This means that when you're playing a solid team, and it's not windy, you can't play zone. Well, you can't play the traditional style of zone. My theory of zone play is a little different from that outlined above. I think zone can be played at anytime, against any team. The two keys to zone being effective in these situations are aggressiveness and deceptiveness.

Aggressive zone play is fairly straightforward. Instead of waiting for the offense to turn it over themselves, or for the wind to force a turnover, the defense looks to gamble and create turnovers. This doesn’t mean that every position should look to gamble. It is often more effective for only one position to be allowed to gamble. The player at the gambling position will be able to rely on the other positions acting in an expected manner in various situations.

One example of this is allowing your short deep to gamble. The short deep knows what to expect out of the cup’s play, and can gamble on swings. The short deep will also need to know what the wings are doing, and the wings will have to be able to help cover for the short deep when he/she moves out of position.

Another example is allowing your markers to take chances. This can be particularly effective if you have intimidating marks. By knowing that the ‘back side’ of the defense is going to help contain the disc if a mark gets broken, it gives the mark the ability to try for a handblock or deny the dump, etc.

It is also helpful to build zones around a gambling position. If you have gambling marks, you need to make sure the ‘back side’ defenders are positioned so as to contain the disc even if the marker gets broken. Or perhaps you set up the entire zone so that there is no assumed force side at all. If your short deep is going to gamble, you need to make sure you have wings positioned to take up the slack in the middle of the field. Many of my zones rely heavily on one deep deep being able to cover a large amount of the field. This requires the ‘front side’ of the defense to prevent easy deep throws, particularly to the side away from the disc.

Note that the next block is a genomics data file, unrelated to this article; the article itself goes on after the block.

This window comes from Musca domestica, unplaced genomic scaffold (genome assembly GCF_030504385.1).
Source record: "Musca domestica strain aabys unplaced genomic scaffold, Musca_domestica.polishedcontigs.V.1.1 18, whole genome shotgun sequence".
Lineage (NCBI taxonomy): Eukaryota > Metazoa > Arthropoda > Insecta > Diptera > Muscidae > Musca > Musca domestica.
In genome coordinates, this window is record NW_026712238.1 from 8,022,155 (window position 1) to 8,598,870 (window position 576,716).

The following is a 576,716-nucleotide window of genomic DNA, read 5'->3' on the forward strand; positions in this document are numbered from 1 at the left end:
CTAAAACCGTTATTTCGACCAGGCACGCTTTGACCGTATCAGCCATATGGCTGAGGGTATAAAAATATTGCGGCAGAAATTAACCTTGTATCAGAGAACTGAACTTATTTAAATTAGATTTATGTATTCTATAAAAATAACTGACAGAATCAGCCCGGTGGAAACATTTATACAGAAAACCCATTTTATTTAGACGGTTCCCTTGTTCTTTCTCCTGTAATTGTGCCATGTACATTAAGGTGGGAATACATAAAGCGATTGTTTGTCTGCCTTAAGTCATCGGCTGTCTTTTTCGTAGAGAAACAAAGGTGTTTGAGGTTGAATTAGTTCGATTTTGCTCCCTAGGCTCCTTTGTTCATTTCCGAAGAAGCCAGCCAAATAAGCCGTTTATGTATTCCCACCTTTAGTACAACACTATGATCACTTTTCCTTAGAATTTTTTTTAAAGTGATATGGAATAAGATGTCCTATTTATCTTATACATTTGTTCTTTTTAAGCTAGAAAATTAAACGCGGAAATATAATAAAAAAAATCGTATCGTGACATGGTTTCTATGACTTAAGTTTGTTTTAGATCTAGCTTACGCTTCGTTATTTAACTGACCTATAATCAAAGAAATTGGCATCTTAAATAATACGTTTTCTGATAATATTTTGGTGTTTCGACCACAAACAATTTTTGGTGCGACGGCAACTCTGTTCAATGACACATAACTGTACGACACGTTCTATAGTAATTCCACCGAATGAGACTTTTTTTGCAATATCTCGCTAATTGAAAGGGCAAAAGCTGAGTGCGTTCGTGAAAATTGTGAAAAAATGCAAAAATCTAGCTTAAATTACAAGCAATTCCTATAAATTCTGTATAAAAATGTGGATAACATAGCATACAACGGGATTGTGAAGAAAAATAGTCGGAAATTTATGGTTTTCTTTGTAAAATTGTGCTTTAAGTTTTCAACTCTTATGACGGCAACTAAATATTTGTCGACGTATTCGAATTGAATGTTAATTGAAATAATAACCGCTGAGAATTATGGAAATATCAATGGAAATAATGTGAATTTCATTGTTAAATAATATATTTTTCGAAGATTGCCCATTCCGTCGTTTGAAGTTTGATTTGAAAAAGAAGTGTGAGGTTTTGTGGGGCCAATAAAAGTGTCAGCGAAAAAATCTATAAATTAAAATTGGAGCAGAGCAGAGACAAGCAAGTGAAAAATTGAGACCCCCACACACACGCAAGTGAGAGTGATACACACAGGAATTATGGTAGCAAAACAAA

It is important to realize that in a gambling defense, you may get burned. If the opponent gets an easy score now and then, that is to be expected. The ability to actually create turnovers can sometimes be worth the risk of giving up quick and easy scores.

One last comment on aggressive play: Any gambling player should try not to make the same gambles every time, as the offense will quickly learn to take advantage. This leads us to Part 2 which will cover deceptive zone play.